Measured against its stated objectives, the introduction of GST is a partial success. It succeeds in creating a unified market and increasing compliance, thereby boosting government revenues, and partially establishes a level playing field between different kinds of firms. However, GST in its current form fails to harmonise tax rates across products or enhance ease of doing business significantly.
Limited coverage: GST’s coverage of taxes to be subsumed is only 54%. The exclusion of potable alcohol is due to a constitutional constraint and doesn’t break the credit chain. However, the exclusion of petroleum products and electricity are particularly problematic. Diesel accounted for 12% of total indirect tax collections. On an average, indirect taxes paid on diesel account for c30% of logistics cost, for which no credit will be available to the consumer. The resulting cascading is significant in case of basic food items and most dry bulk commodities. For example, taxes paid on diesel account for roughly 5-6% of the retail price for cement, over and above the GST paid, and taxes on diesel could be up to 10% of price of certain vegetables. The government has indicated that petroleum products will also come under the ambit of GST soon — we are sceptical.
Single market: In the earlier system, tax on an item was a function of where it is sold as well as where it is produced. This obviously was a major hindrance to free movement of goods across the country. GST succeeds in creating a single market across the nation — i.e., the tax on a particular product would be the same across the country. However, GST fails to harmonise tax rates across products and services, and inherits the problem of multiple and rather confusing tax rates. While some divergence is a political necessity, the final list of tax rates seems to be a result of preference for expedience over efficiency. We fear the multiplicity of rates vastly reduces the possible efficiency gains that could have come about and will result in lobbying, avoidance as well as harassment.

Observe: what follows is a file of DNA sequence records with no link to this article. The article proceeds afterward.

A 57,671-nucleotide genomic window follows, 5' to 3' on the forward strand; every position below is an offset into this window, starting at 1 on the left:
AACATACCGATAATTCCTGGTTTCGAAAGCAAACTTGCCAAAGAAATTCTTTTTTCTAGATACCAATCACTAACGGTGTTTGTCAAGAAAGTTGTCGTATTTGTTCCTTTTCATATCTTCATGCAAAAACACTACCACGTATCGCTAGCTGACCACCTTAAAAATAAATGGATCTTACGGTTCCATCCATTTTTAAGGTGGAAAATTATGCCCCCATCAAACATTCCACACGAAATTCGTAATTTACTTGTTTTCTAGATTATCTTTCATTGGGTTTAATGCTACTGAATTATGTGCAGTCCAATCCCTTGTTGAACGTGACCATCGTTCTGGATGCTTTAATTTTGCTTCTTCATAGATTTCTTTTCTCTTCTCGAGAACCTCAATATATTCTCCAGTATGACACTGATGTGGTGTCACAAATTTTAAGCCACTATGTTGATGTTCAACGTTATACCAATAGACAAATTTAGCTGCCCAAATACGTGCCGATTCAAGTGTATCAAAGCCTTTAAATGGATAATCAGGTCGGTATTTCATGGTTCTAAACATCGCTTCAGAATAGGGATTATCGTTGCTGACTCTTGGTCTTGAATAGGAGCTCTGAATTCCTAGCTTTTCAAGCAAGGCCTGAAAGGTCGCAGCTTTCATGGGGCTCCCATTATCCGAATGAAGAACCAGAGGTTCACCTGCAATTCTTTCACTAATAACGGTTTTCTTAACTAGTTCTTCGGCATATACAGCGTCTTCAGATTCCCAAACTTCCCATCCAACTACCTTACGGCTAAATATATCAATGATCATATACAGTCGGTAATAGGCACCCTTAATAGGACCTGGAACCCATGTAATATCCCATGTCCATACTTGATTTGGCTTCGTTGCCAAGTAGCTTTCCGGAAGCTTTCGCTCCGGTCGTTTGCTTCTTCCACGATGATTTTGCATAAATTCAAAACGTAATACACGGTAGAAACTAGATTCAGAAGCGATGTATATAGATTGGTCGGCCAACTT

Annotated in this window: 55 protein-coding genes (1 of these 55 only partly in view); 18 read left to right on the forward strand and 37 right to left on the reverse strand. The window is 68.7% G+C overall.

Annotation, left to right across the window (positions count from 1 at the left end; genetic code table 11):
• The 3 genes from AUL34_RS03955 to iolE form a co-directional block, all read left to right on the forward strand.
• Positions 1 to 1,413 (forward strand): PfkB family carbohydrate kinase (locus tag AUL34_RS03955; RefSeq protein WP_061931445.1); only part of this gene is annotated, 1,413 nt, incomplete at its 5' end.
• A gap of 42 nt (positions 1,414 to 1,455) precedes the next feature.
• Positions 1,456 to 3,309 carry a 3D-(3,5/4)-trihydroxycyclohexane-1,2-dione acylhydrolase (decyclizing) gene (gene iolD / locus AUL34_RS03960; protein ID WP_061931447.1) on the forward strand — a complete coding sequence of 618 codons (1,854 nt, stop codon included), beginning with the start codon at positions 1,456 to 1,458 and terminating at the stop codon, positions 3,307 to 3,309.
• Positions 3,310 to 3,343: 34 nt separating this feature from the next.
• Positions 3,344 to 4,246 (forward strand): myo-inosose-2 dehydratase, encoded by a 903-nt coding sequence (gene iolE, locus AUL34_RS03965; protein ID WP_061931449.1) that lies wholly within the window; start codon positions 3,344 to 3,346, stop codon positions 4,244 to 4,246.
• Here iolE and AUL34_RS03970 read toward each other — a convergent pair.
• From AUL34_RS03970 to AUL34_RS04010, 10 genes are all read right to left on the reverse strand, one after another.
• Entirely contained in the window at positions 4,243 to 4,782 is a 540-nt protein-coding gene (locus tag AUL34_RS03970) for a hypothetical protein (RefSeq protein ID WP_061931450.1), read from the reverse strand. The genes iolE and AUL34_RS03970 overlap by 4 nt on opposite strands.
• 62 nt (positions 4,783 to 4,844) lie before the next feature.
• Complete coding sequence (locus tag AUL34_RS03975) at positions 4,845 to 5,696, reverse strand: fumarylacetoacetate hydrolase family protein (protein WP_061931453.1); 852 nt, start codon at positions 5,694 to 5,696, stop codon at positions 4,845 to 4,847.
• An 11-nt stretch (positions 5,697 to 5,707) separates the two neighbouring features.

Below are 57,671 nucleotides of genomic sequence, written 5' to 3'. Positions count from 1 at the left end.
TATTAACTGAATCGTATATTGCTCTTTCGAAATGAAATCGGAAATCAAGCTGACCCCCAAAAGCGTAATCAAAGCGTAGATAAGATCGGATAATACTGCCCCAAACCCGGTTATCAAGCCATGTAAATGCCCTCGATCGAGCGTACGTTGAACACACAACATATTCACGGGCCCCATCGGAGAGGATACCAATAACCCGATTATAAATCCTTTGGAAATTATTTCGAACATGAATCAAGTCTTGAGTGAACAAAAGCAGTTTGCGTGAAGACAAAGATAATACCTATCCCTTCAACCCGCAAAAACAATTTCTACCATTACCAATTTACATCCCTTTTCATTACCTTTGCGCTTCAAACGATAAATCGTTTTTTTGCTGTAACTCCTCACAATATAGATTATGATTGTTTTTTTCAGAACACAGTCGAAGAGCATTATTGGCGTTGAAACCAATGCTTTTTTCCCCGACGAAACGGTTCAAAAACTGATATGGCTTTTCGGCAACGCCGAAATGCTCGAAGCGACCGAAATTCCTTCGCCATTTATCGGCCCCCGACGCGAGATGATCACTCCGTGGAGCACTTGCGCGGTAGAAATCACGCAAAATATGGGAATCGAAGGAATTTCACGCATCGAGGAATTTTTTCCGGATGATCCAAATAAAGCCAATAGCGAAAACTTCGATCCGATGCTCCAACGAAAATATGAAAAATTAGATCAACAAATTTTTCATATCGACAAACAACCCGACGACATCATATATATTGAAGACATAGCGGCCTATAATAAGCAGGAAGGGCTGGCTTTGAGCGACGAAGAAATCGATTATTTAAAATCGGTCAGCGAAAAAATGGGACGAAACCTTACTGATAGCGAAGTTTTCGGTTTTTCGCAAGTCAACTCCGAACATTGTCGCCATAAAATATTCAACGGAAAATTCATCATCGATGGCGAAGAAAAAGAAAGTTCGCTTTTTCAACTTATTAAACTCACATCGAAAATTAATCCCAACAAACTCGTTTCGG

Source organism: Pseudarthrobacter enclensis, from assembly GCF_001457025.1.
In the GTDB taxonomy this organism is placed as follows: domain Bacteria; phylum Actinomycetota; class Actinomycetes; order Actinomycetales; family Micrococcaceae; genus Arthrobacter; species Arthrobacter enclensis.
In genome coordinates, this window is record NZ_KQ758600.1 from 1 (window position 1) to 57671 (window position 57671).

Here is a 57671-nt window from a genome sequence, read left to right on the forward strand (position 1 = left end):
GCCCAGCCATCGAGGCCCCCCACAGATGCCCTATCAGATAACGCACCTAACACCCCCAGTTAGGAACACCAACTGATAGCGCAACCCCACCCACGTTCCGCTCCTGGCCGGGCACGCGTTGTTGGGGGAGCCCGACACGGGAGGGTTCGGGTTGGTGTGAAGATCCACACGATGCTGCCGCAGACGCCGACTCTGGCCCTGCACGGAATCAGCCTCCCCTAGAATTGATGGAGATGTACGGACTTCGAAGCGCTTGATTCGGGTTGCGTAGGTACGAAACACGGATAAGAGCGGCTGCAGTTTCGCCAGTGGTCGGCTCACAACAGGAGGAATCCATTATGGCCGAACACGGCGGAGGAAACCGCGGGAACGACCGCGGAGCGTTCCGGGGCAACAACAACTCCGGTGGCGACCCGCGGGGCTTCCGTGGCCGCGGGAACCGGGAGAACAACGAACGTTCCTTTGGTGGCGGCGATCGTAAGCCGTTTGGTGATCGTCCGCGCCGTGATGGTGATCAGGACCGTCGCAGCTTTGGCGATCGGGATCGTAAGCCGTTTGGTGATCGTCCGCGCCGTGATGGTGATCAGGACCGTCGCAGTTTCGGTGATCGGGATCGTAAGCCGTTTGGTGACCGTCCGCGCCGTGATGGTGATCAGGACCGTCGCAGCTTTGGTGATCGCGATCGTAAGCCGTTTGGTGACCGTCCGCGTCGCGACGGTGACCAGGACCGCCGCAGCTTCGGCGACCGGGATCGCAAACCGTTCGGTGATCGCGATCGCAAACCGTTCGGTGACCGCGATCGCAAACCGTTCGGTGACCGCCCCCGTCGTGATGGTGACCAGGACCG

Higher compliance and government revenues: GST, despite its shortfalls, is designed to rapidly increase compliance. The architecture ensures constant and seamless exchange of information between various tax departments. It is no longer possible to be compliant to one department and not with another, or be compliant in one state and not in another. GST network would be able to calculate the user’s gross profit that can and will be shared with the income tax department. The need to match tax credits on an invoice level defeats the possibility of fraudulent tax credits and back-dating of invoices. Tax liabilities would be far easier to calculate. For companies already compliant, there would be some transition issues limited to a few weeks but the transition to GST would be quite painful for non-compliant companies and companies with poor accounting practices.